Show Hide image

The NS Interview: Donna Marsh O’Connor, peace activist

“I can’t believe I haven’t seen my daughter in ten years”

You lost your daughter in the attacks on the World Trade Center on 9/11. Does the tenth anniversary feel particularly painful?
You want people to remember the date for the right reason - that hate engenders hideous things. Time heals in some ways, but I can't believe I haven't seen her in ten years. I did an interview in New York City recently and came home on the plane, and when the lights dimmed in the cabin, I lost it. I didn't want to be on my own on a plane sobbing. I just kept thinking about the day of her birth.

Do you remember 11 September 2001 clearly?
Of course. To be honest, I don't want to remember. It was absolutely exquisite: the crispest, clearest, sunniest morning on the East Coast, warm and beautiful, and sad because it was getting near the end of summer - but it was almost so beautiful that it made you OK with that.

How did 9/11 transform the US?
From that moment, there was a decision on the part of the Bush administration to give up the American way of life. In so many significant ways - the constitution, the Patriot Act, Guantanamo Bay, military tribunals, torture, water- boarding, Halliburton [oilfields], endless war.

Has your perception of your country changed?
I was raised on this heady idea that America had an ethical and moral standing in the world. I loved America. I would go to assembly and sing "America Is Beautiful", "The Star-Spangled Banner", "The Marine Anthem". To find that at the centre of it was this horrible myth, or the crafting of a lie . . . I don't know any more.

Since then, you've become an activist. Why?
I still cringe when people call me an activist. It had a resonance that you were boringly committed to a cause at the expense of everything else in your life. I taught writing and rhetoric in American public discourse. And then this happened and suddenly everything I valued about this country in fundamental ways shifted.

What did you feel you had lost?
The freedom to speak about any issue and still be patriotic - suddenly there were these subjects that could not be discussed. I think of 9/11 as a hideous murder that was perhaps used as a political measure. It got made into something much larger to keep us at war.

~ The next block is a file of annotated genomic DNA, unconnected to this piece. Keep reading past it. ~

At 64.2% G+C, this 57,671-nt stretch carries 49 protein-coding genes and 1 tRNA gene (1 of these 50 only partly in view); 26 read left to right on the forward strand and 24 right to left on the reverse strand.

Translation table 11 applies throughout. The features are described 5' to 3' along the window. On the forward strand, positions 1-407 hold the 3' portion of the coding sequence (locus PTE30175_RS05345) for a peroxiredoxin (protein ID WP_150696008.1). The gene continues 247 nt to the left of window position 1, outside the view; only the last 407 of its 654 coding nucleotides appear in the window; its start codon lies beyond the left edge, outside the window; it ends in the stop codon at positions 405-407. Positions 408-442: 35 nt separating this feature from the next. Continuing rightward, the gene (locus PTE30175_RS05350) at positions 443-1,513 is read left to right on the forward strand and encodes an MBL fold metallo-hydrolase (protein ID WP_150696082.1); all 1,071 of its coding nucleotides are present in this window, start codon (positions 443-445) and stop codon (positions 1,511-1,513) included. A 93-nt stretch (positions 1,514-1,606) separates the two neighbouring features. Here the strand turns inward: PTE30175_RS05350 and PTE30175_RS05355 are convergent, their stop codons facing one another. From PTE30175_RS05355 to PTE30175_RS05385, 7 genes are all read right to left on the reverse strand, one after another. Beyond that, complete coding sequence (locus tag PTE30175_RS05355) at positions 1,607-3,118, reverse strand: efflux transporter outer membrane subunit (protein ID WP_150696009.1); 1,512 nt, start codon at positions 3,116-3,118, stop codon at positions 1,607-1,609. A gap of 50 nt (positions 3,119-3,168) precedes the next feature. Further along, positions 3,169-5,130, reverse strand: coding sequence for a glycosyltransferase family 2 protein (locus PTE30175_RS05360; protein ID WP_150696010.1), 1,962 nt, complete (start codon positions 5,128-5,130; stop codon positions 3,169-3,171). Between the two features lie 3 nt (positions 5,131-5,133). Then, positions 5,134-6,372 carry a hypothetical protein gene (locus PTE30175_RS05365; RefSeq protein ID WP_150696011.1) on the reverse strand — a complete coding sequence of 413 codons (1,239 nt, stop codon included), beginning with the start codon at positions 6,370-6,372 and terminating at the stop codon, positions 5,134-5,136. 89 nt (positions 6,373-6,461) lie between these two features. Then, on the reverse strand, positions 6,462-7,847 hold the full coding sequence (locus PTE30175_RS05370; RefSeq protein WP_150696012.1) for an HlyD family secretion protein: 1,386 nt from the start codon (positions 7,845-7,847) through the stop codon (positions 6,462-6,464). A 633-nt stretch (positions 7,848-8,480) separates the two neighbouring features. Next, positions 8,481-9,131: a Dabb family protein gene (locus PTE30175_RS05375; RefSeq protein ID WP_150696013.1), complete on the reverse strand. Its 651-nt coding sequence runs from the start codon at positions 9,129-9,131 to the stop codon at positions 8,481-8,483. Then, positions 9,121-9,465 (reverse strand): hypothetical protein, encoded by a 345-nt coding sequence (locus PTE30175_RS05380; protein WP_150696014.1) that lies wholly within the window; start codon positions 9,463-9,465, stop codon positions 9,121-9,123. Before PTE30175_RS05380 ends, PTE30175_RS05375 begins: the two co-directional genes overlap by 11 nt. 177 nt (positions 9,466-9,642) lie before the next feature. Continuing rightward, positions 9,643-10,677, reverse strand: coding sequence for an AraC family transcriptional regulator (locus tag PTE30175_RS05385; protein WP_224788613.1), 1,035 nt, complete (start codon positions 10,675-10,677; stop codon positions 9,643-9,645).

You have said you would never celebrate the death of Osama Bin Laden. Why?
I never could hate Bin Laden. When he decided to bomb embassies and the USS Cole, and make 9/11 his project, he committed suicide. I make no apologies that I see him as a human being. And a murderer - a mass murderer - but there are other mass murderers who aren't held so accountable. Please don't misunderstand me: I am not saying he should be forgiven - but there are people who capitalised on 9/11 to commit even greater atrocities in this world.

How do you think President Obama has handled these issues?
Obama had the opportunity to drive home the cost of war, to talk honestly to the American people about everything George Bush had left us. But his eye was on his eight-year term as president. You are elected for one term, and you need to serve that one term with integrity and dignity. In my mind, he has not done that.

Do you believe that Islamophobia is a growing problem in the US?
Absolutely. People have been set up as scapegoats. They were treated as war criminals. If we give a bunch of zealots microphones as large as the one they've given to Michele Bachmann, we will be fighting each other for a long time.

Is there anything that gives you hope?
I have lived my entire life as an optimist. But everything tells me this is going to get worse before it turns back again. I fear for my children. I'm afraid that things are going to play out in ways that are devastating. Like fires that are natural and helpful because they burn everything off and allow things to restart, it's the same with civilisation - we will probably burn ourselves off until we grow up again.

Do you vote?
Absolutely.

I assume not for the Republicans?
No. Locally, I have a lot of Republican friends; they're dear, compassionate people. So, at the local level, I'd vote Republican, but nationally, when the stakes are this high and the discourse is so fragmented, I have not voted Republican.

Is there anything you regret?
There are a lot of things I regret. Most of them have to do with that morning.

Is there a plan?
The world is very short on compassion. I'm going to continue to write and speak, and hope that has a half-life.

Are we all doomed?
No. Something has to happen so that the ugly doesn't always have to win out. The ugly has much more powerful physical weapons, but we have much more powerful spiritual weapons and we just need to get them heard.

Defining Moments

1950s Born in the Bronx, New York
1984 Begins teaching writing and rhetoric at Syracuse University